Having suicidal thoughts occasionally does not necessarily mean that you want to die. These types of thoughts are often a result of being depressed or having had a traumatic experience, such as the loss of a romantic relationship. For many people, suicidal thoughts can represent a psychological escape hatch - there can be comfort in knowing there is a way out of their suffering.
Only a small segment of people who experience suicidal thoughts will actually complete the act. For many, with adequate support and time, these types of thoughts will likely fade and the individual will recover. However, for others, these thoughts will persist and grow more insistent.
As a psychologist, there are several things I look for when trying to determine the degree of severity in a client's suicidal intent. Has the client had previous suicide attempts? Does the client have an active plan? Are they conducting research online for ways to die? Do they feel like a burden to their friends and family? Do they feel that people will be relieved when they are gone? Do they have an active substance abuse problem? Do they have adequate support systems in their life?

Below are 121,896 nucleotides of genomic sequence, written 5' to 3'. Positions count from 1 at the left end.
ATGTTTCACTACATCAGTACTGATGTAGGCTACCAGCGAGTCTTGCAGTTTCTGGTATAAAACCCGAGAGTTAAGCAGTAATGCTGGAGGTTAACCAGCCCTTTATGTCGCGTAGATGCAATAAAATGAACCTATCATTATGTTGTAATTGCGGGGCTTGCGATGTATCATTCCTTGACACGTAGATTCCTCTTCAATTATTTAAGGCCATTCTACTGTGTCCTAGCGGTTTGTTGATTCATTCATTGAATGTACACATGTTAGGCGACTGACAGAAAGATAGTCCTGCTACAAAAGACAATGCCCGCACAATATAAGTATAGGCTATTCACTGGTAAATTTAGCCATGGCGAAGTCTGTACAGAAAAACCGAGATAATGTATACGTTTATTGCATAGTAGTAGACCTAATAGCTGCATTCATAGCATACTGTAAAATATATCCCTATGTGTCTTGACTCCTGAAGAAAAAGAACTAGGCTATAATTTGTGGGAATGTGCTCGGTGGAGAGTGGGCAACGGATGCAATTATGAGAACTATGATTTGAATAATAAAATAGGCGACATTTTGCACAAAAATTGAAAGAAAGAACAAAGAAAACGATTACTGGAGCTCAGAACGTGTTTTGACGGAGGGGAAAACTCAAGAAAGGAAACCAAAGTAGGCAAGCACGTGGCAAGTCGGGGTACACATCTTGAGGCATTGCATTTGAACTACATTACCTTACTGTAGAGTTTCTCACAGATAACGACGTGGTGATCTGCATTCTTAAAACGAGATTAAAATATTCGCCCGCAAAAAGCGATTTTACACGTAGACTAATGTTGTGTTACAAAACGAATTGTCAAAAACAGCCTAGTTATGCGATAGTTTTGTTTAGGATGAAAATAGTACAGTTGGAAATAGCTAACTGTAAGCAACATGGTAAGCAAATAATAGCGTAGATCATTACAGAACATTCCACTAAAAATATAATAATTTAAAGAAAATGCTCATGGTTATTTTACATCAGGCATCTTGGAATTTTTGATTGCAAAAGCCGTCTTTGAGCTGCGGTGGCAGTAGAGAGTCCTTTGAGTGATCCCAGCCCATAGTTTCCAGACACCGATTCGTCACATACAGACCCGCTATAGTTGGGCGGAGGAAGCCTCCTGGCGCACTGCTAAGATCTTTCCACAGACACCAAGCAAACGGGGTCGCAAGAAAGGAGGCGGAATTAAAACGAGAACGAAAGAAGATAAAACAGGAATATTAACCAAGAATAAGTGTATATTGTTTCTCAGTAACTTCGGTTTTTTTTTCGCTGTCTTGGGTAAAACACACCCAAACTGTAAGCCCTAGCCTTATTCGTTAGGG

If you are having suicidal thoughts, please consider the following:
1) Tell people. It is natural to feel ashamed that you are having suicidal thoughts but many people experience them, you are not alone. You may believe that people either won't care or that they will overreact. Try not to anticipate how they will react, just tell people you are struggling and thinking about dying. Don't keep these thoughts to yourself. You will likely feel surprised by the love and concern you receive.
2) See a therapist. If you have never seen a therapist before, it is normal to feel reluctant to open up. Therapists, though, are trained to help people who are feeling depressed and suicidal. They will also be able to help you connect with the mental health resources in your community. You can find a therapist here.
3) There is help online. There are a number of resources you can access from home that may offer you support and comfort. Many cities offer a crisis support line for those thinking about suicide. In Montreal, we have the Suicidal Action Montreal which offers 24/7 phone support. Here is more information about other Quebec support services and international services. For a list of support sites in your province, go here. Other resources online include: Kids Help Phone and Suicide Prevention Help.
4) Call 911. If you feel actively suicidal and worry that you are out of control, call the police and they will send support. Alternatively, you can visit your local emergency room and they will help you.